In any construction project planning is critical to the successful outcome of the design. Over the years we have seen many construction projects that, due to lack of proper planning, fail, thus causing the owner to be unhappy with the design and have cost overruns and delays that might have been prevented.
Architectural design and construction requires that a process be in place listing the tasks which need to be completed in order to get the finished product that the client anticipates. As in any process, each task builds on the preceding one, the details being worked through before moving on to the next task. Therefore, as you can imagine, if during the design process a change is made to the final product, than previous tasks might need to altered. For example, if you are redoing your bathroom, you would not want to wait until after completing the construction drawings to decide to switch from a tile shower to a marble shower. Additional support may be required to handle the extra weight of the marble, which would need to be noted on the construction documents.
Often contractors will use the Construction Specifications Institute division of construction materials and components to create their bid. This format divides the jobs based on 16 (expanded now to 50) components of work. Each division is then sub-divided into sections to cover the materials that will be used in the job. The first division of the CSI is for general requirements, which includes; time the contractor, foreman, job site captain and other employees of the contractor expect to be working on the job. It will also include permits and fees, electricity, phones, trash removal and all other miscellaneous building related cost. Hourly rates for the contractor’s employees being charged to the project should be listed on contracts. Your contract should also list how changes to the work are to be submitted and approved before those changes can be implemented. Understand your budget and your priorities. If this is a major renovation, make sure there are additional funds available for changes to hidden structural issues.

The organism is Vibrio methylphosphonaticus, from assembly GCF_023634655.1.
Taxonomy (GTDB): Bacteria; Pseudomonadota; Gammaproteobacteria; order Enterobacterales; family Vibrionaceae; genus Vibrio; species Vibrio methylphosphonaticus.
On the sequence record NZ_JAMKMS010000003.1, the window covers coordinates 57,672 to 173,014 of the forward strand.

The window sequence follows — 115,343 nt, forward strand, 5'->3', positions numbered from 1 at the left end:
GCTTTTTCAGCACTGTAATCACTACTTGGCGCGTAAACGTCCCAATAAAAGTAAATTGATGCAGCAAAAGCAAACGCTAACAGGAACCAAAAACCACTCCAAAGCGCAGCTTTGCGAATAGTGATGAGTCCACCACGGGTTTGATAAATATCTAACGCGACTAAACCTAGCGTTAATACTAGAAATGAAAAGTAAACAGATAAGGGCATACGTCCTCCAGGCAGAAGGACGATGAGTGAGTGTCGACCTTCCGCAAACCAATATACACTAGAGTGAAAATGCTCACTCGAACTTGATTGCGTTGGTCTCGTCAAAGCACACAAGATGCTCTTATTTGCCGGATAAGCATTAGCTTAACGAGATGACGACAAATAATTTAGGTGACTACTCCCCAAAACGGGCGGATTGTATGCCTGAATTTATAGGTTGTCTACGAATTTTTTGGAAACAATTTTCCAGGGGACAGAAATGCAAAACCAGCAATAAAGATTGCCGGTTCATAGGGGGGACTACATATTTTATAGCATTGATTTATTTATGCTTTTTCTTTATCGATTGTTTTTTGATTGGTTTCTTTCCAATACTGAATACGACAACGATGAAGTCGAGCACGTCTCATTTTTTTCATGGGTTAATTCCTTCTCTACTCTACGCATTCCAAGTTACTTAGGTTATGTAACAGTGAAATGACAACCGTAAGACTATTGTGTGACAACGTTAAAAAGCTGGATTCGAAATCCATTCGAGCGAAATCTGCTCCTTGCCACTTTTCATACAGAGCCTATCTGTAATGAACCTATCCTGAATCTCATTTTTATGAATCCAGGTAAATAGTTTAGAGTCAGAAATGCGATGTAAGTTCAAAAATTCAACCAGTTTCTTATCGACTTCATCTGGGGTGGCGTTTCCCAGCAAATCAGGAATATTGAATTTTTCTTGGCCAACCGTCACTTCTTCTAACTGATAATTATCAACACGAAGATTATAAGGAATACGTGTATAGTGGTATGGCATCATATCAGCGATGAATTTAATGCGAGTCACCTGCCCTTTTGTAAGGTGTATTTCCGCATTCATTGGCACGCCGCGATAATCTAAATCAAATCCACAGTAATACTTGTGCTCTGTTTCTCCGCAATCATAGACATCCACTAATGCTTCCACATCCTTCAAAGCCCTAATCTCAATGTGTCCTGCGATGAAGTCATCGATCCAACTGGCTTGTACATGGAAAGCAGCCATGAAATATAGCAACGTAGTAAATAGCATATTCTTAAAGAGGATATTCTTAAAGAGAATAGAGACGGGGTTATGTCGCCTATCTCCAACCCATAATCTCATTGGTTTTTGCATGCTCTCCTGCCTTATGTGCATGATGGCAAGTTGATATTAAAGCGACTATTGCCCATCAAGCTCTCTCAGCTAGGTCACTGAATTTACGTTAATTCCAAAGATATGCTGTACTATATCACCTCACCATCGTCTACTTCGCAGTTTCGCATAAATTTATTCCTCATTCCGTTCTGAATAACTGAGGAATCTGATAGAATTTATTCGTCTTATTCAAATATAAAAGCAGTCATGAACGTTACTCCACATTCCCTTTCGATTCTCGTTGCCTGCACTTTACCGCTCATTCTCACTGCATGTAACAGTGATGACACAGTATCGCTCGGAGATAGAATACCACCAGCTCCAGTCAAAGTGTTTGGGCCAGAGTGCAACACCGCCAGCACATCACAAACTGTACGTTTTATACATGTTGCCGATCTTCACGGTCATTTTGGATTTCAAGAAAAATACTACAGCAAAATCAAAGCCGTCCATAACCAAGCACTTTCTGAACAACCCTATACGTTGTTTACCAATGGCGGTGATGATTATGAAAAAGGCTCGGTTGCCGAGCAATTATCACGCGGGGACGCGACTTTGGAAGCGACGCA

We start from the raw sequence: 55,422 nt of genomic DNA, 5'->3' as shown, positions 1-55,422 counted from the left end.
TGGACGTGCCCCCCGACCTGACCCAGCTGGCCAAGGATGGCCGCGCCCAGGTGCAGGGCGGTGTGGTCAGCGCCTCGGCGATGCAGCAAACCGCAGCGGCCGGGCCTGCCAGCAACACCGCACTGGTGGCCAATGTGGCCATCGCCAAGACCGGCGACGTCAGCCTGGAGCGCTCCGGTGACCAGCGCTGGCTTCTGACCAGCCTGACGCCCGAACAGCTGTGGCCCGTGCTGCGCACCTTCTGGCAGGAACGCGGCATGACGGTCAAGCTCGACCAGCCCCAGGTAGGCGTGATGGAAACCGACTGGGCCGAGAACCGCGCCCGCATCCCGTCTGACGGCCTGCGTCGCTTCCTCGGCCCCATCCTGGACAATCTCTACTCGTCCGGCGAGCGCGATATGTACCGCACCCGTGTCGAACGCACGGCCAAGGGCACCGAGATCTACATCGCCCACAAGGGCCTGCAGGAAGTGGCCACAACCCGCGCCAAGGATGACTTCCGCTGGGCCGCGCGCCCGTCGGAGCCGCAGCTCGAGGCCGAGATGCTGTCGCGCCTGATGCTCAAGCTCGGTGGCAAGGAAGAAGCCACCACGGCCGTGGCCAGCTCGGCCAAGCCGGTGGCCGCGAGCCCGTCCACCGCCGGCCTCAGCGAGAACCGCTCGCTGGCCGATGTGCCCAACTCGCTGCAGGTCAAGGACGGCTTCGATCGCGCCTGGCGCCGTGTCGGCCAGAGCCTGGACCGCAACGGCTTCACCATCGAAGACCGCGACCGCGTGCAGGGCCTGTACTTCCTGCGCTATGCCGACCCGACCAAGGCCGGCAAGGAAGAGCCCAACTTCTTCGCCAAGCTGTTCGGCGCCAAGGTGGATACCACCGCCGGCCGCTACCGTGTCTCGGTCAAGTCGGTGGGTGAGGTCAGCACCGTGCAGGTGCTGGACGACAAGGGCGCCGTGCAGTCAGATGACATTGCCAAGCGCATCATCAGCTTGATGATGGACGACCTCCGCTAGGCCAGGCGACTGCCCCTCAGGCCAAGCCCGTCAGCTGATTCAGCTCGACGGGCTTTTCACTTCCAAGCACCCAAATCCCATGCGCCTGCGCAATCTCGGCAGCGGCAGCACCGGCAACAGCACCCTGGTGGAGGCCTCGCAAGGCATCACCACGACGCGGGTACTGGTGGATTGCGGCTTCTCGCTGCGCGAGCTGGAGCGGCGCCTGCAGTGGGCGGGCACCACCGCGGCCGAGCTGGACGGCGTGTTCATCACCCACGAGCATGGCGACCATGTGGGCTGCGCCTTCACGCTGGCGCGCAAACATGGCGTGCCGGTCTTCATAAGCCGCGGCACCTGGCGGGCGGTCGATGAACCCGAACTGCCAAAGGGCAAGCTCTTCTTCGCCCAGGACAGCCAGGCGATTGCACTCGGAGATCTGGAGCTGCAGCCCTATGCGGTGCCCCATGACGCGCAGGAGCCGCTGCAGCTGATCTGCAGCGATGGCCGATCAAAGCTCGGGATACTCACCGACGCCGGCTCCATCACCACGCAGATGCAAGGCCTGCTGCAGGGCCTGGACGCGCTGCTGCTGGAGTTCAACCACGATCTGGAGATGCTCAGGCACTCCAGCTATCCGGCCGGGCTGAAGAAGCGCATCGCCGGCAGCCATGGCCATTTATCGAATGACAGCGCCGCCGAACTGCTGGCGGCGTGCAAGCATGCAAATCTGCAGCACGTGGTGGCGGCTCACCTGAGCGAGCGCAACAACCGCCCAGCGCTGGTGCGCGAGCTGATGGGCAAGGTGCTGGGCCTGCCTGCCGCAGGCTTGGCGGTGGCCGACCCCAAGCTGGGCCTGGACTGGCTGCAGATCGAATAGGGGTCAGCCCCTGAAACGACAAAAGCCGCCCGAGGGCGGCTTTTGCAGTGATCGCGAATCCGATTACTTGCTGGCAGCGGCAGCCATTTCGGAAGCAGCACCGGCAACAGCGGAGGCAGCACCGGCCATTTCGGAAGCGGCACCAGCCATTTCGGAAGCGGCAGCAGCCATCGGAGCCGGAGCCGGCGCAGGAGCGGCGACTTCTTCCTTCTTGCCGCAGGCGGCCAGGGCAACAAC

Early planning can save your budget. It is critical to determine as many details as possible before construction begins. Consultation with your architect or designer early and often will dramatically improve the planning and outcome of your project. Architect/Designer documents reflecting the client’s project and material choices provide the information that will enable the builder to accurately determine the cost of each area, thus avoiding additional costs associated with re-work or additional construction changes to implement the new request. Just a bit of forward thinking can give you an understanding of the real cost of your project and help you get the project you expect.